This lesson is also planned but is structured off of the students. The lesson starts with the students. The notice and wonder engages the students. As the teacher presents the problem for the students to solve, it allows students of all levels to start at their level of knowledge. The intervention or enrichment for all students can happen in the lesson. The lessons connect content.
My reservation comes from it feeling like you are giving up control. What if we don’t match up to the pacing guide? How do you build the culture in your classroom, if the students don’t know where to start?

These are great reflections and wonders.
Pacing guides are always tricky since traditional lessons didn’t help you keep pace either – not unless you were willing to move on without students understanding. The same could be true here: I can keep moving along despite students not being ready or I can meet students where they are and help them progress accordingly.
Building the culture takes time and we will dive into that more throughout the online workshop. When students are stuck, we use purposeful questioning to help get them unstuck.


An interesting result, of focusing in this direction, is watching the students who are bored because math is so “easy” becoming engaged in stretching their mathematical thinking. Making room for multiple ways to solve problems also validates the different thinking of less traditional learners. A third result is that everyone seems to be more engaged in what is learning. Many students who come in hating math begin calling math their “favourite subject” because their minds are engaged and their confidence has grown. I am on the journey of learning this style of teaching and have already seen these results.

Instead of the teacher being the one in action, the students are the ones in action. The teacher is a moderator instead of the center of learning. Many different models are used to solve the problem. It is problem based. The students have to think not mimic!

First of all this one situation can be used in many different ways. It is possible to come back to it later. It is also very visual. It avoids going to numbers and symbols and instead uses pictures and reasoning.

The benefits is how much the students are doing the thinking. They are the ones making the connections. You don’t have to do that for them. Kids will be way more engaged in these lessons then they ever could be in the traditional type lesson. Students also have multiple entry points in a lesson of this type. I loved it, especially the connection to the derivation of the volume of a sphere formula!

I feel like this really breaks it down into tactile pieces rather than a lecture style. I think this type of lesson would make it easier to creating grading based on the TEKS rather than trying to rush through a lesson and then fight with students to complete their work. I have seen so many students who have failed classes because they did not connect with the work or format of the lesson even though they completely understood the concept. I feel this could also be completed online with students who may be out sick and need to make up this lesson. We could also utilize feedback sites such as NearPod, Padlet, FlipGrid, and so many others.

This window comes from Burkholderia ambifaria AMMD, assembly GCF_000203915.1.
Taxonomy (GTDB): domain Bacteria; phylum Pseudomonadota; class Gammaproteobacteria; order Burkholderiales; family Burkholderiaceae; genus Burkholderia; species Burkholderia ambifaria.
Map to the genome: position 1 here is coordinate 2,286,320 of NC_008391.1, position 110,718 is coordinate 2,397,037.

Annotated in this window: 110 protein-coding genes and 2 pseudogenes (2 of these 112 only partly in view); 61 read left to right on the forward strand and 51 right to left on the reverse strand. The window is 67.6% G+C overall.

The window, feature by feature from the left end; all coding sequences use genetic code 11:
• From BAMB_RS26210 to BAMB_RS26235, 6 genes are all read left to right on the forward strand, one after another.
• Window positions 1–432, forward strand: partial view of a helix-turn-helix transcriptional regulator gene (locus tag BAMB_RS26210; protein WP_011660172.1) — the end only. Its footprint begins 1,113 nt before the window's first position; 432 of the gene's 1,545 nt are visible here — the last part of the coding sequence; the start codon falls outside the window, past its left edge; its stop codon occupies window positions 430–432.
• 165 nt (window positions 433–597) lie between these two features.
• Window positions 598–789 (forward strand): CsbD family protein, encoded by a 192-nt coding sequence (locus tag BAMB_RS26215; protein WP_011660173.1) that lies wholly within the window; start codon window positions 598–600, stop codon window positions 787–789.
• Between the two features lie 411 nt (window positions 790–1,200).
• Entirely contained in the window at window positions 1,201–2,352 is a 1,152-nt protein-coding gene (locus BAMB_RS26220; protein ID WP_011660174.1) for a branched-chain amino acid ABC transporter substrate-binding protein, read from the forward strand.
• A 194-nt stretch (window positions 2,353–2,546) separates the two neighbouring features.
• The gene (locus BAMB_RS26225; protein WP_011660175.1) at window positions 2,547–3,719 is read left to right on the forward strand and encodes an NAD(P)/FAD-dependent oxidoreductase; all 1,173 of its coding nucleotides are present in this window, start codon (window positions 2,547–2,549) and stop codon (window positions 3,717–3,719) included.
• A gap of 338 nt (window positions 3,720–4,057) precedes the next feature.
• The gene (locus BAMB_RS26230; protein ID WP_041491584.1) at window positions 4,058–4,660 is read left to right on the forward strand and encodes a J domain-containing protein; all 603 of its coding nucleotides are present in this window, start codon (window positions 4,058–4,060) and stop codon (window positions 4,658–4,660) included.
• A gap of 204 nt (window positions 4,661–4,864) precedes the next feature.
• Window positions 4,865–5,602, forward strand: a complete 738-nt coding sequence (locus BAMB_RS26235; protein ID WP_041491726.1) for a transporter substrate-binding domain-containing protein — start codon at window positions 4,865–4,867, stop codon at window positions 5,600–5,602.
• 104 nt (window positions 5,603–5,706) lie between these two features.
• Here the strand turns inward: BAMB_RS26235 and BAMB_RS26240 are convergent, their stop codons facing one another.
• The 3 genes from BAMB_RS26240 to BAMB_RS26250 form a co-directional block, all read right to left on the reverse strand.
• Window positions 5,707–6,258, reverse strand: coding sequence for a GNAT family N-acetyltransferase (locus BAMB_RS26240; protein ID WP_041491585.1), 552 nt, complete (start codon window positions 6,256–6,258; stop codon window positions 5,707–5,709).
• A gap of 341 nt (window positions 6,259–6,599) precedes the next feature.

This lesson style is more student guided instead of teacher led. The teacher still has a leadership role, but the students help lead the class as well with their ideas. This would give the students a feeling of control, and pride when their ideas are shared, heard, and encouraged. The reservations of this style of lesson would be the time it takes to get to the final product, as well as the nervousness of the teacher with what can be perceived as lack of control in the classroom while the Sense Making is taking place.

@vanessa.watt These concerns are definitely valid! Luckily being in this course should help you with both! Looking forward to helping you along the way.


The lesson gives students a place to start, no matter where they are mathematically. There is less pressure to have the math concepts thrown out right away. It gets students to start thinking and making guesses, whether right or wrong. This usually gets students stuck because they won’t move on unless they feel or are told that they are right. The lesson demonstrates math in its essence…which is what I have loved about the subject. Taking a very simple exploration and show how it can be used to demonstrate very high level of mathematical thinking while giving all students an entry point and now feel as intimidated.

I am looking for the Chocolate Mania Lesson under Tasks as you directed and I don’t see it. Does it go by another name?

The lesson style I saw in the 15 video feels less structured and not as predictable as what I have traditionally planned for. It feels much more engaging for me as the teacher and for the students in the classroom, I see this as a benefit for all. I also see benefits for my students because they are the ones doing the thinking and sharing their ideas with one another. I like the way all students have access to doing the problem the way they see it. Some reservations I have are about my lack of confidence in trying to carry it out since it is so new for me. I also worry about how one student’s idea may sidetrack what I think the main goal for the day is. I think that is what the consolidation process will help with.? My other reservation is about other “type A math teacher planners” out there. How can I convince them that this is worth trying?